aaaaaaaaaaaaiii



When Peter Gabriel quit Genesis In the summer of 1975 a physical shockwent through the fans of a group that is unique In the annals of Britishrock. For Genesis have always exerted a personal magnetism over their admirersthat runs beyond the usual group hero worship or fan mania. For Genesisare, and were, essentially an Intellectually appealing as well as a charismaticgroup of performers.

They seem to work In a tight sphere of their own creation, and theirmusic has taken a path that has few parallels In the recent developmentof what, for convenience, pundits like to call progressive rock. Today,Genesis are on the verge of a new chapter to their career, as they haveelected to continue recording and performing despite the departure of theirlead singer. And at the beginning of 1976 the signs were that Genesis wouldcontinue to be a powerful and creative force.

But now seems a good time to cast an appreciative eye over a careerthat combined a struggle at first for survival, then recognition and acclaim,with the desire to present their original music to the best possible advantage.

The battle for Genesis required the faith of many people. Apart fromthe determination of the musicians they were greatly aided and encouragedby men like Tony Stratton-Smith their manager, who has guided the careersof such great British bands as the Nice and Lindisfarne.

 But one of the first to recognise the potential of Genesiswas that remarkable one man record Industry, Jonathan Klng. Genesis beganas far back as 1966 when school friends with ambitions as songwriters putdown their Ideas on a demo tape. They were Tony Banks (keyboards), PeterGabriel (vocals, flute and percussion), Michael Rutherford (guitars, vocalsand bass pedals), and Anthony Philips (guitar). The tape was Ignored bya music Industry that was only just recovering from the "psychedelic" eraand seemed to develop a built-in resistance to anything that might threatento be new, or worse still, clever.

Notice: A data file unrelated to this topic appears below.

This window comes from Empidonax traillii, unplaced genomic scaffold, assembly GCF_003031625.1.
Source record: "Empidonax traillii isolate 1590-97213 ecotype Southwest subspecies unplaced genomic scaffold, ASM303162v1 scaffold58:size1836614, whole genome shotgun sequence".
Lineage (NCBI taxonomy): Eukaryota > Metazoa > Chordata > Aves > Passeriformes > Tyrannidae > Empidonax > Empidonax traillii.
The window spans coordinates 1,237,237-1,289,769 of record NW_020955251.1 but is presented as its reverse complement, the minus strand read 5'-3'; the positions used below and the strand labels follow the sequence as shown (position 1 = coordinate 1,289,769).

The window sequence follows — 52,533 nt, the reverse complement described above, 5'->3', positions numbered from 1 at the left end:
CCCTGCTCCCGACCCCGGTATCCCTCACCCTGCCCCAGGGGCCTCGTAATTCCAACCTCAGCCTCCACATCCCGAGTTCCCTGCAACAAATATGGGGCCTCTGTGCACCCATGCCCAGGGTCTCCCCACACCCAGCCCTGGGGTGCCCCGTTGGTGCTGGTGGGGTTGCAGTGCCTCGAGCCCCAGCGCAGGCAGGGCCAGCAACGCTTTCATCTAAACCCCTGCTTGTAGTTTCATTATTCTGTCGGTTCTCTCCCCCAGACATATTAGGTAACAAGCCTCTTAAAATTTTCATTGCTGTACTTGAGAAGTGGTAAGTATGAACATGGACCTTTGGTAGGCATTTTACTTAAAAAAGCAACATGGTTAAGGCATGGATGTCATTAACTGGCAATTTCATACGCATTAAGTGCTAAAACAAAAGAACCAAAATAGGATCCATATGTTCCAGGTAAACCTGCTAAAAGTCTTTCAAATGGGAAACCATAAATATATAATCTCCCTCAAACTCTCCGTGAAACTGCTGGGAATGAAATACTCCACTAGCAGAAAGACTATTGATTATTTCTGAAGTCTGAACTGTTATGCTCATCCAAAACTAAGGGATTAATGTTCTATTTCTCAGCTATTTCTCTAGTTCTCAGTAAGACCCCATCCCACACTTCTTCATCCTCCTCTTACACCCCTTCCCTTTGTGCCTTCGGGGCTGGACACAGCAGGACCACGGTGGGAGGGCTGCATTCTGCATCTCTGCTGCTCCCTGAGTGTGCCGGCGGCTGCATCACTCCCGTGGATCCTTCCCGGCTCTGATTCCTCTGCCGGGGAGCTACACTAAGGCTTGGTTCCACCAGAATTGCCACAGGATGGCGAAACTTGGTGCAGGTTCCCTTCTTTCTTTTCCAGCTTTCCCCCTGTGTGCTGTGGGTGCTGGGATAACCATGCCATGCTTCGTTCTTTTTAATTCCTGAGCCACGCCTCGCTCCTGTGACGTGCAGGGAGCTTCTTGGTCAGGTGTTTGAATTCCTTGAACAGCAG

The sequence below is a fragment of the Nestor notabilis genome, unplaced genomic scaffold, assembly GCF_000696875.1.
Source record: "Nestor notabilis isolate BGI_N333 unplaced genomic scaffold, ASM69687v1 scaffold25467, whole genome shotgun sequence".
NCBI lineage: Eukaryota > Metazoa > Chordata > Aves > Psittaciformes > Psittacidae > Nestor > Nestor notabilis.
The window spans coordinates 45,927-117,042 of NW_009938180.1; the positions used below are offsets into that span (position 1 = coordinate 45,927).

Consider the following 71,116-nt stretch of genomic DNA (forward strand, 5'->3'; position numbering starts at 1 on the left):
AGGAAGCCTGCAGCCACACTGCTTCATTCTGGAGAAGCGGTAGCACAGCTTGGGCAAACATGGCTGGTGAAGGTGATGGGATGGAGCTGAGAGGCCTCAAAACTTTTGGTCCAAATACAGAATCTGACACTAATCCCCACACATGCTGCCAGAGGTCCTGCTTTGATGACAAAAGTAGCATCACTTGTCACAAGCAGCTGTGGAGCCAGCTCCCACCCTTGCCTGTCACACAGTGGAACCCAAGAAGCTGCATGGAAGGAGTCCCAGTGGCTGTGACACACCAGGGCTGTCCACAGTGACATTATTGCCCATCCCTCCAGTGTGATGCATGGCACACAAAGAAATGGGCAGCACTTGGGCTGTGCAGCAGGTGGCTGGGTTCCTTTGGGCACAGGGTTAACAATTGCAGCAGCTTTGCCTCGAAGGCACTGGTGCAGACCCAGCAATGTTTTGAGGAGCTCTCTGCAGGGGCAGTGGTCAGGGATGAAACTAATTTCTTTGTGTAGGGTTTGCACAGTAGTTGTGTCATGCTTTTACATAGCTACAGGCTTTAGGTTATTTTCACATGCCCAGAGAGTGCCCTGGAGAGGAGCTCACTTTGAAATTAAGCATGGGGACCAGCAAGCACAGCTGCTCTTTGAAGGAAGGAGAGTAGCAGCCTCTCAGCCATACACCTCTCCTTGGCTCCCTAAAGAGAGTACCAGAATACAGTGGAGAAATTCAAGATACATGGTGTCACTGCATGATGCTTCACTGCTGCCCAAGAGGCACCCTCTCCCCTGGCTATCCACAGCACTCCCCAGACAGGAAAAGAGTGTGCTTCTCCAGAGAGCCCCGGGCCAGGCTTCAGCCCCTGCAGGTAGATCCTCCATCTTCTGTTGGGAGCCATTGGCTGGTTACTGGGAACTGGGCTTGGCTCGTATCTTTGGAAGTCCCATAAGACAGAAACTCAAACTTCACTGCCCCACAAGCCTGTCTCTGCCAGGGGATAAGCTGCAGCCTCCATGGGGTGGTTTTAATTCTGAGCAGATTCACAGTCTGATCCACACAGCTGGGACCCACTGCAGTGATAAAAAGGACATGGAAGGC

Jonathan, famed for his hit "Everyone's Gone To The Moon," and IncreasinglyInvolved in seeking and producing new talent, was sufficiently excitedby thetape to produce their first album for Decca, entitled "From GenesisTo Revelation" which was released In March 1969.

The author of this piece remembers hearing this album the first timearound, whilst reviewing for the Melody Maker, and although belay slightlyinterested, felt it had absolutely no future. The author felt much thesame way about "Jesus Christ Superstar," when Andrew Lloyd Webber and TimRice humbly brought round their first "white label" copy of their albumfor inspection.

It Is therefore a good opportunity to hear that pioneering albumagain, in the light of hindsight and after much muddy water has passedunder the bridge.

The music herein contains all of the "From Genesis To Revelation"tracks, plus two single releases Including the B sides. These were "TheSilent Sun" coupled with "That's Me", which was released In February '68,and "A Winter's Tale" coupled with "One Eyed Hound", out in May 1968.